25. Rosen PA, Hensley S et al (2007) UAVSAR: new NASA airborne SAR system for research. IEEE Aerosp Electron Syst Mag 22(11):21–28. doi: 10.1109/MAES.2007.4408523 CrossRefGoogle Scholar
  26. Scholtz A, Kaschwich C et al (2011) Development of a new multi-purpose UAS for scientific application. Int Arch Photogramm Remote Sens Spat Inf Sci XXXVIII-1/C22:149–154CrossRefGoogle Scholar
  27. Szabó S, Enyedi P et al (2015) Automated registration of potential locations for solar energy production with light detection and ranging (LiDAR) and small format photogrammetry. J Clean Prod 112(5):3820–3829. doi: 10.1016/j.jclepro.2015.07.117 Google Scholar
  28. Wallace L, Lucieer A et al (2012) Assessing the feasibility of UAV-based LiDAR for high resolution forest change detection. Int Arch Photogramm Remote Sens Spat Inf Sci XXXIX-B7:499–504CrossRefGoogle Scholar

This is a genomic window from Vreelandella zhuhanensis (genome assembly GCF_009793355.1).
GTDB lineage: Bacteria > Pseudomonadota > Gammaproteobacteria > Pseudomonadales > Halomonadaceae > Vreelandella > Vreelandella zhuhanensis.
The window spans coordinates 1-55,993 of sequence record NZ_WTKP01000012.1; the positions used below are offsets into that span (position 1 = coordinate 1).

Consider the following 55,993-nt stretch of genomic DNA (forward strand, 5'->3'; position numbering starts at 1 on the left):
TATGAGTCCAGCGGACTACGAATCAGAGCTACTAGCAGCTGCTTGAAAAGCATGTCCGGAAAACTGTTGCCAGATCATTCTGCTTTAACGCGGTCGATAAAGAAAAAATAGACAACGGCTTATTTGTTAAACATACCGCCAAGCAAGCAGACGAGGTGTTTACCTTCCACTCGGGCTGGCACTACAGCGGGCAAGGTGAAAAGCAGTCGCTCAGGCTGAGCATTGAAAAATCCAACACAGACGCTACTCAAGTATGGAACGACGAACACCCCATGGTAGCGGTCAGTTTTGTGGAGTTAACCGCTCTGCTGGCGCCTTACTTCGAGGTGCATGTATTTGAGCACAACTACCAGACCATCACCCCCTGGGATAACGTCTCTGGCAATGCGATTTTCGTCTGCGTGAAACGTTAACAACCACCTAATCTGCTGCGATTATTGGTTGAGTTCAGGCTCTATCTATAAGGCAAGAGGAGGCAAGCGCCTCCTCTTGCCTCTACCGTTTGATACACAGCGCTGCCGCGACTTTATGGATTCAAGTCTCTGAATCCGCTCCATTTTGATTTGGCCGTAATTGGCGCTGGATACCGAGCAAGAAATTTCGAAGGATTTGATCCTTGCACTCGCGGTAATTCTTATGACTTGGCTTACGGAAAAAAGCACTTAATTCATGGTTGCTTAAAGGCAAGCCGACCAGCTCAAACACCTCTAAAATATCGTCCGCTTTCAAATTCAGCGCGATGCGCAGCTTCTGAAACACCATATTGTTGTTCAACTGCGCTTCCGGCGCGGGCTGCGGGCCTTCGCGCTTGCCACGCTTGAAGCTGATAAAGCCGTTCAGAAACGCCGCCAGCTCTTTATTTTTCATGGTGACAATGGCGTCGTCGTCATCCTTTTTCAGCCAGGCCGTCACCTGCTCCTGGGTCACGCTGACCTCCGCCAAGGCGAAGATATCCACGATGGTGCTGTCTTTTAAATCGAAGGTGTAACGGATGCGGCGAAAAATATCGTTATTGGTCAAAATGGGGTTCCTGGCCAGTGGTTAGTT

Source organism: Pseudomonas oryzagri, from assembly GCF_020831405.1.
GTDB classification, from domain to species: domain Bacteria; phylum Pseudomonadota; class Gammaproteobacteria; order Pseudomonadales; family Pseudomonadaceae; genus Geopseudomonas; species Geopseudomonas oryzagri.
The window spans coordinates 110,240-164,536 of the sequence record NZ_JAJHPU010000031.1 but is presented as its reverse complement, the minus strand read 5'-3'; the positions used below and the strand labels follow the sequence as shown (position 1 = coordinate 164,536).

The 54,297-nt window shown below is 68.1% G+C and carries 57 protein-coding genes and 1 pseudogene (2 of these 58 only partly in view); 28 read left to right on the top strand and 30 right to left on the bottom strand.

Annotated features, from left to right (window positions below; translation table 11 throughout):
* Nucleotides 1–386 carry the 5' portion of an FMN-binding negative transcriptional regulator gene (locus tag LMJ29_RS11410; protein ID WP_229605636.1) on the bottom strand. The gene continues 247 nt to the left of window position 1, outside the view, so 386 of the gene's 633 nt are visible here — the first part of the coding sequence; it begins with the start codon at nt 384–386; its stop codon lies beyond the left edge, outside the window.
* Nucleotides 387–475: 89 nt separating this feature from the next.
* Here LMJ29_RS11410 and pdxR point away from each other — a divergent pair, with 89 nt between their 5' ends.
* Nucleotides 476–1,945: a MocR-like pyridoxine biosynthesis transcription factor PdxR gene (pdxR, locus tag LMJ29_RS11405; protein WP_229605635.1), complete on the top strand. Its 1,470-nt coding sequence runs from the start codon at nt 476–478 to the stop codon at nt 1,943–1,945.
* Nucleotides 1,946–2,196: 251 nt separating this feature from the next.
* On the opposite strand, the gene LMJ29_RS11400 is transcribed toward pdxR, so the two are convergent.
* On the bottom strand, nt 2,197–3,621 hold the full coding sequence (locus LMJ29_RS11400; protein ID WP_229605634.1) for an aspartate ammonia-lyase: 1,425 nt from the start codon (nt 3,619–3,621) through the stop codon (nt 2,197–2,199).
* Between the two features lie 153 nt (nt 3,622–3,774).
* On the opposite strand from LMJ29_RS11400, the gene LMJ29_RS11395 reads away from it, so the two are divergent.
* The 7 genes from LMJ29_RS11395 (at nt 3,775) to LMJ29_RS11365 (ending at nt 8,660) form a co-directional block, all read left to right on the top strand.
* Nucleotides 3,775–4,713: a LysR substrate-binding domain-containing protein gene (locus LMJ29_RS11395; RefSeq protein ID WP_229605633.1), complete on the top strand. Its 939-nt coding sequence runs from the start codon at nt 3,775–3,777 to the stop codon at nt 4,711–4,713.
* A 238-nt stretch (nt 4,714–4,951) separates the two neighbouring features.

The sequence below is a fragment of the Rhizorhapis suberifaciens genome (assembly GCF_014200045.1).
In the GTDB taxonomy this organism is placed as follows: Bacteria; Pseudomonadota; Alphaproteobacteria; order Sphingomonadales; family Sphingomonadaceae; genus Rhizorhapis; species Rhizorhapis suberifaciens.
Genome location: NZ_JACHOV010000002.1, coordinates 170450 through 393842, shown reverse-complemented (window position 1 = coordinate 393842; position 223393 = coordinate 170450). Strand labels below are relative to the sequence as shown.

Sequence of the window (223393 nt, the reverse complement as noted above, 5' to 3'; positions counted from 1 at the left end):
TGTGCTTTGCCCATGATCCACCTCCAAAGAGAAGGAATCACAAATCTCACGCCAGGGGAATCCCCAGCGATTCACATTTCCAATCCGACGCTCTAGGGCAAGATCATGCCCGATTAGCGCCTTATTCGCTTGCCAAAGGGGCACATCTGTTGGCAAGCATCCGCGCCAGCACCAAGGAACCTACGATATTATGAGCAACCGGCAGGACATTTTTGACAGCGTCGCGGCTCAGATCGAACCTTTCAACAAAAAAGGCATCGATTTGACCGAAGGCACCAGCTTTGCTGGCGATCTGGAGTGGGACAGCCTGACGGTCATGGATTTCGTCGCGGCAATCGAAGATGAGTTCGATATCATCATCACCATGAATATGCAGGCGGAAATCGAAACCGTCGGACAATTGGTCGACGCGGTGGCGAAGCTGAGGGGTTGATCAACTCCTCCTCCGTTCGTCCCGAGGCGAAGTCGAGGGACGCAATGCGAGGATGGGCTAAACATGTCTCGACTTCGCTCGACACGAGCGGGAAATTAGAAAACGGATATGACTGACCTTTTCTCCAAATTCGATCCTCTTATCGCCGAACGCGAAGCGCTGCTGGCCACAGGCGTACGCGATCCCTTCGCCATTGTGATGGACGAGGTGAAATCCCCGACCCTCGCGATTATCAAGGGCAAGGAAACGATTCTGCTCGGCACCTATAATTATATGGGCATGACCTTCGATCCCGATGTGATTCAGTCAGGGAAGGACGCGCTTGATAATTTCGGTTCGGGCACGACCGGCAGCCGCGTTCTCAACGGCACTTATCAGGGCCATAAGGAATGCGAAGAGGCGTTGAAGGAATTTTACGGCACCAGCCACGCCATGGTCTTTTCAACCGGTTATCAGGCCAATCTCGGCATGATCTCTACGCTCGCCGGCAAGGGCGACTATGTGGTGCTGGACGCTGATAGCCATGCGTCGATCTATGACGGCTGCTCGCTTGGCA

29. Xie F, Lin Z et al (2012) Study on construction of 3D building based on UAV images. Int Arch Photogramm Remote Sens Spat Inf Sci XXXIX-B1:469–473. doi: 10.5194/isprsarchives-XXXIX-B1-469-2012 CrossRefGoogle Scholar
  30. Yun M, Kimb J et al (2012) Application possibility of smartphone as payload for photogrammetric UAV system. Int Arch Photogramm Remote Sens Spat Inf Sci XXXIX-B4:349–352CrossRefGoogle Scholar
  31. Zhang W, Qi J et al (2016) An easy-to-use airborne LiDAR data filtering method based on cloth simulation. Remote Sens 8(6):501. doi: 10.3390/rs8060501 CrossRefGoogle Scholar
  32. Zhou G, Yang J et al (2012) Advances of flash LiDAR development onboard UAV. Int Arch Photogramm Remote Sens Spat Inf Sci XXXIX-B3:193–198CrossRefGoogle Scholar

Copyright information

© Springer International Publishing AG 2018

Authors and Affiliations

  • Gergely Szabó
    • 1
  • László Bertalan
    • 1
  • Norbert Barkóczi
    • 1
  • Zoltán Kovács
    • 1
  • Péter Burai
    • 1
  • Csaba Lénárt
    • 1
  1. 1.Department of Physical Geography and GISUniversity of DebrecenDebrecenHungary

Personalised recommendations